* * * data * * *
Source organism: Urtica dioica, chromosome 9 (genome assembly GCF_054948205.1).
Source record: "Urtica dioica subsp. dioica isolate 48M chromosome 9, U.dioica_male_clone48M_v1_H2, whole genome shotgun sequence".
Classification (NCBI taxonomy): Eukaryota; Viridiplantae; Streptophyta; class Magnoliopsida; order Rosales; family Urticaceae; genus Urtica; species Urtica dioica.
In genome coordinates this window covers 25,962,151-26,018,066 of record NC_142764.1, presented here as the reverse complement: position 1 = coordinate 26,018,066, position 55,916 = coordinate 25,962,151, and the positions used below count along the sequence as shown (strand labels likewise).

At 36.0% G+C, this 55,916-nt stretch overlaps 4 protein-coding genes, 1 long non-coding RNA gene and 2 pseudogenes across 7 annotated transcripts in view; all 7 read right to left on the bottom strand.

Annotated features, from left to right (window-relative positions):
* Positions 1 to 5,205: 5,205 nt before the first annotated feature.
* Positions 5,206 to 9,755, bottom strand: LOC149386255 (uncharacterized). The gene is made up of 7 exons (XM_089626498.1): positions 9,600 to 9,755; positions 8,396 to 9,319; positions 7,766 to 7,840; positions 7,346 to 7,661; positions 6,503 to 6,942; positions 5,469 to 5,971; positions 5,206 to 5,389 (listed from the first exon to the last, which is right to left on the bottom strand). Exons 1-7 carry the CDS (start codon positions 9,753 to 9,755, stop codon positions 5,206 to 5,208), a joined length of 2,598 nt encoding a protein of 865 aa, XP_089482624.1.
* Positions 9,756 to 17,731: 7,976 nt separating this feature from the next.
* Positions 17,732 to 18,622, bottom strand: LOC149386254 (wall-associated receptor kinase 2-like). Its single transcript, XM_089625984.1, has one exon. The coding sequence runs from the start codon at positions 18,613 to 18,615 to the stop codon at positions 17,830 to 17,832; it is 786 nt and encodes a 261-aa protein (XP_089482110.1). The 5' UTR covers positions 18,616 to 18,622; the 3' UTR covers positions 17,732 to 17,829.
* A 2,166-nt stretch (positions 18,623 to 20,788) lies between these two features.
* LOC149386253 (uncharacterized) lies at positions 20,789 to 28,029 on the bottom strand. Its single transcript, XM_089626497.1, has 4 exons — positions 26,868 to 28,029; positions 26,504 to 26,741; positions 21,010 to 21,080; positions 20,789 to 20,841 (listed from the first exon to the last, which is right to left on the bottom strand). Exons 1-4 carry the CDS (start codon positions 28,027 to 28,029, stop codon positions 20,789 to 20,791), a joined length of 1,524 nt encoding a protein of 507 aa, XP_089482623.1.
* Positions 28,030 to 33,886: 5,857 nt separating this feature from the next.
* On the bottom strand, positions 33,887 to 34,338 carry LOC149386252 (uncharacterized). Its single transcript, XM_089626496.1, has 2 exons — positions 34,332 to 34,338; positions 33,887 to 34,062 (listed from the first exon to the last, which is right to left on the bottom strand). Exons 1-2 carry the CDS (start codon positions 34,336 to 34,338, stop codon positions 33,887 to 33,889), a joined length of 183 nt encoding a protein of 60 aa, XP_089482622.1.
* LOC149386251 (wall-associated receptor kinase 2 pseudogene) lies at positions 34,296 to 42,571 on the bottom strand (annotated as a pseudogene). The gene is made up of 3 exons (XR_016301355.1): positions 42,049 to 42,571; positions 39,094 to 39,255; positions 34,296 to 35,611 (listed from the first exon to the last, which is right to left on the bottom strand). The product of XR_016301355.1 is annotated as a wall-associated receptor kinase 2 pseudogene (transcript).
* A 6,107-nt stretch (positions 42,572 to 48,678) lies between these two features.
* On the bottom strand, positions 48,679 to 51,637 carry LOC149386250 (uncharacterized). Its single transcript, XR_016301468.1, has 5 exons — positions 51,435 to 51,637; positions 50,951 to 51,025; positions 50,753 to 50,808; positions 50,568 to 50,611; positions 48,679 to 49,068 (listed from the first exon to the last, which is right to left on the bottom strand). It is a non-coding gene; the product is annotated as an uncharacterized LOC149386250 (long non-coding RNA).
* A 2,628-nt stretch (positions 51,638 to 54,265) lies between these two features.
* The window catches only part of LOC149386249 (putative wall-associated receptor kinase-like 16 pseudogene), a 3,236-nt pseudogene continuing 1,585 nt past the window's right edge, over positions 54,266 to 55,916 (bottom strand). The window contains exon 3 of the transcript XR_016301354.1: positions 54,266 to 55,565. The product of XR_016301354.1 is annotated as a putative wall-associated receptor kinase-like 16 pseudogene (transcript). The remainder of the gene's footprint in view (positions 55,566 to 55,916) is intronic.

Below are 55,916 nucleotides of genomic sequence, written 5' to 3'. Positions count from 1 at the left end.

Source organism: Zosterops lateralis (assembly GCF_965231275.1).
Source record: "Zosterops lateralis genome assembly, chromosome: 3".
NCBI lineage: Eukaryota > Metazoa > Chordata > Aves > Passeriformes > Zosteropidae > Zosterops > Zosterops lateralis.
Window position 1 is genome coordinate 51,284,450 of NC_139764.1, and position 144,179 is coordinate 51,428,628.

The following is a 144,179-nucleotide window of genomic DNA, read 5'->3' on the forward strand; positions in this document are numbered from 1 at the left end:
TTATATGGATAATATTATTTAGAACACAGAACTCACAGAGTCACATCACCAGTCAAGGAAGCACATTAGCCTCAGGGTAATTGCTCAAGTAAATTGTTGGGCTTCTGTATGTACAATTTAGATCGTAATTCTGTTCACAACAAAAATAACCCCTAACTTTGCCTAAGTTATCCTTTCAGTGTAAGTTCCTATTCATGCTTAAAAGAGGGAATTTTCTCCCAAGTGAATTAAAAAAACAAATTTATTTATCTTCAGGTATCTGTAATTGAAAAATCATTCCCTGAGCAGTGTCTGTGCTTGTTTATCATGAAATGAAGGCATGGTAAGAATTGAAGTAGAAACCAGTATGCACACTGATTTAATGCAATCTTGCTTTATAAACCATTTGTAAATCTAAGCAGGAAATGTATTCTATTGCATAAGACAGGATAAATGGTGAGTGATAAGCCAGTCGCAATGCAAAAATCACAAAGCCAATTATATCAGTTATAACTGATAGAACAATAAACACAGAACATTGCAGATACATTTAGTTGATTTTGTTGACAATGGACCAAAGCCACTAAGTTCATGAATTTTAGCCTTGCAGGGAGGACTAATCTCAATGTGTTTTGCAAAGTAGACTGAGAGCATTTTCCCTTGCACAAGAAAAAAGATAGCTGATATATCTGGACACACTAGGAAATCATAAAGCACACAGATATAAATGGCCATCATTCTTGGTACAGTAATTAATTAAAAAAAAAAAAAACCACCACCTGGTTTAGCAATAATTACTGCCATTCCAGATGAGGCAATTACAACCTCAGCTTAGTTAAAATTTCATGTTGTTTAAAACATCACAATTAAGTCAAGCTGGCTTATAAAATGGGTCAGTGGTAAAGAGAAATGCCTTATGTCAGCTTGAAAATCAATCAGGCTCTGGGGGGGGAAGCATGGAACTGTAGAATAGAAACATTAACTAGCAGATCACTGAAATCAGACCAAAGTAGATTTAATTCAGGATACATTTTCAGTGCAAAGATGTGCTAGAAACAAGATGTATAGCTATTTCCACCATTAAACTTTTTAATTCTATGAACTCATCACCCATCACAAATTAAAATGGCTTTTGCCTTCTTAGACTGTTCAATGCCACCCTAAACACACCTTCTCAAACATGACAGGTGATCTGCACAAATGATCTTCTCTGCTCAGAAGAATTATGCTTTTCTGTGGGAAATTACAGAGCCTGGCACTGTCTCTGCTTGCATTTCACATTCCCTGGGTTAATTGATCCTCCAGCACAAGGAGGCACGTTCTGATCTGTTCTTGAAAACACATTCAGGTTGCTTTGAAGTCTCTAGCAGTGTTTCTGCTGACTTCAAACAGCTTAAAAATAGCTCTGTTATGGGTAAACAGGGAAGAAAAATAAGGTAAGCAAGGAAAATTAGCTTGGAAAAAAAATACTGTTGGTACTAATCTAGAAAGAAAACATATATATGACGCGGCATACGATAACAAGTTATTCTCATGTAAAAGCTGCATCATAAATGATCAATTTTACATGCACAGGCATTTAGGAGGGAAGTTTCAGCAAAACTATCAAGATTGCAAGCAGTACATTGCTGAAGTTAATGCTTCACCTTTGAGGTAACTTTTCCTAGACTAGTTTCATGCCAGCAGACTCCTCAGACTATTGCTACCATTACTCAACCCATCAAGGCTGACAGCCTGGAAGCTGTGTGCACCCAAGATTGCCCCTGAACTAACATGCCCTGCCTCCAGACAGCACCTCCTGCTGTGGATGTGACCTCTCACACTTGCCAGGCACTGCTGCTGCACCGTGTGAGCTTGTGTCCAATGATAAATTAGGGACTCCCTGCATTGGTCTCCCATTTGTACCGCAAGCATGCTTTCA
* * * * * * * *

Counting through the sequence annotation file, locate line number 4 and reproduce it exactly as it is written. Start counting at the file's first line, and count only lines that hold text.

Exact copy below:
In genome coordinates this window covers 25,962,151-26,018,066 of record NC_142764.1, presented here as the reverse complement: position 1 = coordinate 26,018,066, position 55,916 = coordinate 25,962,151, and the positions used below count along the sequence as shown (strand labels likewise).